Archive - News Article
May 29th, 2011
For most graduating seniors, the anticipation of finishing high school comes with the excitement of beach trips in the summer and starting college in the fall. For others, a much different feeling of anticipation is brewing. Trading in their flip-flops for combat boots, many local teenagers are making the decision to commit the next few years of their life to their nation rather than to themselves.
Newton organizations, such as Green Room Community Theatre, Newton Depot Authority, the Newton-Conover Auditorium Authority and others, asked the city for almost $975,000 in special appropriations in the year ahead.
However, a budget plan unveiled this month by Newton City Manager Todd Clark comes up $112,000 short of requested funding levels and leaves many of those organizations with no city financial support in the year ahead.
CHARLOTTE (AP) â€” A North Carolina woman charged in the death of her 10-year-old disabled stepdaughter made her first appearance in federal court Thursday on unrelated charges of trafficking prescription medications.
U.S. Magistrate David Keesler in Charlotte ordered that Elisa Baker, 43, be held until a detention hearing on June 2.
Federal prosecutors said Baker distributed and planned to distribute drugs including oxycodone and hydrocodone between 2006 and last October. They also say she conspired with others to distribute the drugs.
A historical staple of Catawba County may never look the same.
The owners of the Rock Barn House in Conover are saying unidentified suspects broke into the historic home sometime between Tuesday night and Wednesday afternoon and completely vandalized the property.
The Catawba County Sheriff's Office investigated the incident, but Sheriff Coy Reid said a incident report was not filed as of press time Thursday.
Donald Herman, 56, of Conover, owns the property along with five siblings and said the sheriff's department estimated more than $100,000 in damages to the home.
Sewer and water rates will increase in Claremont next year, but city officials said the rate hikes will help fund the cityâ€™s long-term infrastructure needs.
â€śOur treatment facilities are aging in their capacities, and we want to be able to handle the additional capacity generated,â€ť said Claremont Mayor David Morrow. â€śItâ€™s also going to help us in what our total capital expenditure and goals will require in the future.â€ť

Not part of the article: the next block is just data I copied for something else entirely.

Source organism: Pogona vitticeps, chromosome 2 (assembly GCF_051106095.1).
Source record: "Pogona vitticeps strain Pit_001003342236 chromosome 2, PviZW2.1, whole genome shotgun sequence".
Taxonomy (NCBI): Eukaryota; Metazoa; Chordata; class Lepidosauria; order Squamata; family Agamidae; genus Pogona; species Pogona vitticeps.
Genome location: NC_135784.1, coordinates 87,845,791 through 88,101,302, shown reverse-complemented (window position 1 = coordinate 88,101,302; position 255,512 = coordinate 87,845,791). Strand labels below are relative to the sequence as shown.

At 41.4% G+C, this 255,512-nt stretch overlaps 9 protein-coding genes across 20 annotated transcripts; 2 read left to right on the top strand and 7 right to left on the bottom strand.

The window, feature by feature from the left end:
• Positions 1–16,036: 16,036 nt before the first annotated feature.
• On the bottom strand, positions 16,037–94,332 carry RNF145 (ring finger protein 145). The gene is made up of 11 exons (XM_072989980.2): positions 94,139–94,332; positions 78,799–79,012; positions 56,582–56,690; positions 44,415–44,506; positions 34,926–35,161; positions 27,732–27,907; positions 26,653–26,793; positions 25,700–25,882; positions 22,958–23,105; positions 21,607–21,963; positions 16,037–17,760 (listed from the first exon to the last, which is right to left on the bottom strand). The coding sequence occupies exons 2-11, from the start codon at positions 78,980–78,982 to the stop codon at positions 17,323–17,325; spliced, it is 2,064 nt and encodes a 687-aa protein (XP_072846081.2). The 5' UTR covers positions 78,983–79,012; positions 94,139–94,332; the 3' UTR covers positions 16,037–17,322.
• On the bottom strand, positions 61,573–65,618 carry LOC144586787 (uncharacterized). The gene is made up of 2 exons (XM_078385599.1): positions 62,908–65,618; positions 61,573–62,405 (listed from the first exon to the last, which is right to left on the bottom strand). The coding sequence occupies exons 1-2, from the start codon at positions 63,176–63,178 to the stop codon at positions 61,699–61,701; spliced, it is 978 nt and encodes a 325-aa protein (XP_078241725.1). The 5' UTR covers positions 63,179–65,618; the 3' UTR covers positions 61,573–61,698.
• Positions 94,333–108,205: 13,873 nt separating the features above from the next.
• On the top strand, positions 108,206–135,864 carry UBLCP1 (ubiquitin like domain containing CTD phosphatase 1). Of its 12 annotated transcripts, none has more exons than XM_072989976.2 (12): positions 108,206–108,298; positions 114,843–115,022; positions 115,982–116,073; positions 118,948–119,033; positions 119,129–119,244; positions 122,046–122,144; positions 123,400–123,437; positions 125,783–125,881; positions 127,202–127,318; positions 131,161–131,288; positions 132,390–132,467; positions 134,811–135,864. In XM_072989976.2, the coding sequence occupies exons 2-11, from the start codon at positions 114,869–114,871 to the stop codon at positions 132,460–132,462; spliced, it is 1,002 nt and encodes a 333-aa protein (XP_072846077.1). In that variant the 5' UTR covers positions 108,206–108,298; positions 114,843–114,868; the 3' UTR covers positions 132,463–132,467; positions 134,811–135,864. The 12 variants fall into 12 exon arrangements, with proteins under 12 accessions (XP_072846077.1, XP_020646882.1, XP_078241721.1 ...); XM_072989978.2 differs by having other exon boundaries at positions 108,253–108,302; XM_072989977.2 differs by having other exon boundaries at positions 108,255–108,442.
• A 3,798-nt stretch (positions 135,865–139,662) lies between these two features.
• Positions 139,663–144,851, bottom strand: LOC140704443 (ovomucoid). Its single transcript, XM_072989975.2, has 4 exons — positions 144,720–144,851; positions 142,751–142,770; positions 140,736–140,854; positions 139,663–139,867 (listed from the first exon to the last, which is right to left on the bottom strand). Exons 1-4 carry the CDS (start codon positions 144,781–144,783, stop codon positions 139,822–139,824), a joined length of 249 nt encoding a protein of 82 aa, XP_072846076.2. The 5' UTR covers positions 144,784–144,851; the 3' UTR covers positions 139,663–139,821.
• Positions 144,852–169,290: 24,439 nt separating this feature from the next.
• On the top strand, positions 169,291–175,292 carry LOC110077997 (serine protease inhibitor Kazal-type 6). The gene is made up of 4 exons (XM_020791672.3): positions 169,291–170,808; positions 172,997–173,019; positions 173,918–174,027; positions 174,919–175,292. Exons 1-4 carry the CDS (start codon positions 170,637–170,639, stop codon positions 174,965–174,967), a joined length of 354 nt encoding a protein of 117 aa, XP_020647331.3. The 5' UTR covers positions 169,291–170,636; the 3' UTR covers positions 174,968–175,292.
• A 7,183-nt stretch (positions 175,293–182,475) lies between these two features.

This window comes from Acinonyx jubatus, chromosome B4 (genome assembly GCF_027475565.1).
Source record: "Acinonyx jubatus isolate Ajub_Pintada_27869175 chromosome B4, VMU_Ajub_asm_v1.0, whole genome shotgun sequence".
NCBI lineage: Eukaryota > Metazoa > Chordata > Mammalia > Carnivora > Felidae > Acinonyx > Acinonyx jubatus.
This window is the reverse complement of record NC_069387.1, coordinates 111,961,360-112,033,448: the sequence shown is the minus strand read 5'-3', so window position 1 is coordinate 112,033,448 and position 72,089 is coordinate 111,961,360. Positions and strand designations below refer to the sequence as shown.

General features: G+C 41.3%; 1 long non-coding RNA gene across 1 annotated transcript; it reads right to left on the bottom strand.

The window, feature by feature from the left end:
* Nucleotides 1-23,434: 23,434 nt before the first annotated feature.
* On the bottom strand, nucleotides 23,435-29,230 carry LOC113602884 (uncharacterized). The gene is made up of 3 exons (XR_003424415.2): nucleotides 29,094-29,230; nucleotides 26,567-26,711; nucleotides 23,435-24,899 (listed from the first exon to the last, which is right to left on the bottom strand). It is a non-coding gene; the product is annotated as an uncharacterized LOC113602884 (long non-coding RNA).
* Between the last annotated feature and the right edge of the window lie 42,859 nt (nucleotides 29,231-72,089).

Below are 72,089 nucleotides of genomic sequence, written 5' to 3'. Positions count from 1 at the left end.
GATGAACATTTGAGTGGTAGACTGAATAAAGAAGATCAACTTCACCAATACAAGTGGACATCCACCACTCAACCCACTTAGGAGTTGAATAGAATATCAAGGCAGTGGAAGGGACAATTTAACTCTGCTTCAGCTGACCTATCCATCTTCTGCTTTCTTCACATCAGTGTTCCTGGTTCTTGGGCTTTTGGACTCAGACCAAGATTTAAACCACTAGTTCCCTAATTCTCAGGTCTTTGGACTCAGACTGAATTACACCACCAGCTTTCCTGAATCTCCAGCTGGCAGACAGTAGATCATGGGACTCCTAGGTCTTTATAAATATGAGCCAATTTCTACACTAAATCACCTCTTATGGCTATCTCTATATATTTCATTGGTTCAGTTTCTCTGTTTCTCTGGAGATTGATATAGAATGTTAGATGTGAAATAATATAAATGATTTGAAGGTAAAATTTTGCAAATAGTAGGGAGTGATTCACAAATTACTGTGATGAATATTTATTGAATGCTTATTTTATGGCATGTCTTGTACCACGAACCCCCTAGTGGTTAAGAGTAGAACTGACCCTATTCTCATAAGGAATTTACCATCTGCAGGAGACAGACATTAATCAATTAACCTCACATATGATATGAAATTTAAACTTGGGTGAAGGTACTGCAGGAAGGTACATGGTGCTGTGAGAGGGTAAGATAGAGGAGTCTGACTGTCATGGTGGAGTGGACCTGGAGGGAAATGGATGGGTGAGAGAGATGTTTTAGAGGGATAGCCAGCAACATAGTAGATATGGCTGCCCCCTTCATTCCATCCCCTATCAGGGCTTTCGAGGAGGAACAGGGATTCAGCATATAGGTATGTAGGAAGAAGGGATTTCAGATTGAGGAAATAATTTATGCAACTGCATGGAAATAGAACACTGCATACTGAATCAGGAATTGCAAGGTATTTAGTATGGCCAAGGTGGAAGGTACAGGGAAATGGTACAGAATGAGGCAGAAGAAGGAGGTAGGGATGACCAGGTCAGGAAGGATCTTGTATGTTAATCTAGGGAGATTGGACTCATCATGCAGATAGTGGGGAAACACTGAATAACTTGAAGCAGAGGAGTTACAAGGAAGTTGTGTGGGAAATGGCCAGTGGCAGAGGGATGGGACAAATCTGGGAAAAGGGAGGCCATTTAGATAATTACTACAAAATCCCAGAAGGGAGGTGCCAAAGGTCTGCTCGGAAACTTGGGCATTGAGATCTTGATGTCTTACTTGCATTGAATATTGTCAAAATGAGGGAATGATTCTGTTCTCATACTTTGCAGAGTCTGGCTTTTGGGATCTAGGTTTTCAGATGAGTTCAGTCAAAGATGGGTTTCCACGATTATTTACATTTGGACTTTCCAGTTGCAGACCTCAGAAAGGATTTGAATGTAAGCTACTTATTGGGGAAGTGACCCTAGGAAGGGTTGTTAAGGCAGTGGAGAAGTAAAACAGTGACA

The kids at Webb A. Murray Elementary School are popping open Pepsis and crossing their fingers in hopes of winning thousands of dollars in much-needed musical instruments.
Since one â€śpassionateâ€ť music teacher entered Murray Elementary in the Pepsi Refresh Everything competition in April, students and teachers alike have been sipping Pepsis and voting online daily for the school to win $25,000 in drums, guitars and recorders.
Flip it. Smack it. Stack it.
Thatâ€™s the phrase helping Balls Creek Elementary School students use a new waste disposal system that melts trash, reduces costs and cuts down on labor.
The Thermo Compactor machine has been at Balls Creek for two weeks, and
school officials are raving about the benefits of the product.
â€śThe students have accepted it very well, and it has lightened our trash because we donâ€™t have the same amount of garbage,â€ť said cafeteria manager Joyce Fowler. â€śItâ€™s been very easy to operate.â€ť
The thermo-compaction process is fairly simple.
Catawba County plans to cut payments to its 14 fire departments next year, but county officials say its unclear why the funds are appropriated annually anyway.
The county will cut alarm payments for fire districts to provide interdepartmental mutual aid â€” funding that county manager Tom Lundy said has "no history" because it was set up 40 years ago.
"It's been around for years and has been in the budget, but there's no one still around who created it," Lundy said.
The N.C. House of Representatives' budget funds three school systems in Catawba County. However, a proposal to fund one school system per county is part of an N.C. Senate plan that could seriously impact Newton-Conover City Schools and Hickory Public Schools.
"I'm totally against (funding one school system per county)," said Sen. Austin Allran. "I've always opposed that funding provision."
Allran said a proposal to fund only one school system per county comes up "every year" during the budget process. And each year, Allran said he's opposed it.
The city of Newton has a limited amount of compost and mulch that is being offered to Newton residents free of charge.
Citizens may pick up the compost and/or mulch at the cityâ€™s facility on Boston Road (off N.C. 10 West) on May 28 from 8 a.m. to 3 p.m.
For more information, call the city of Newton Sanitation Division at (828) 695-4294.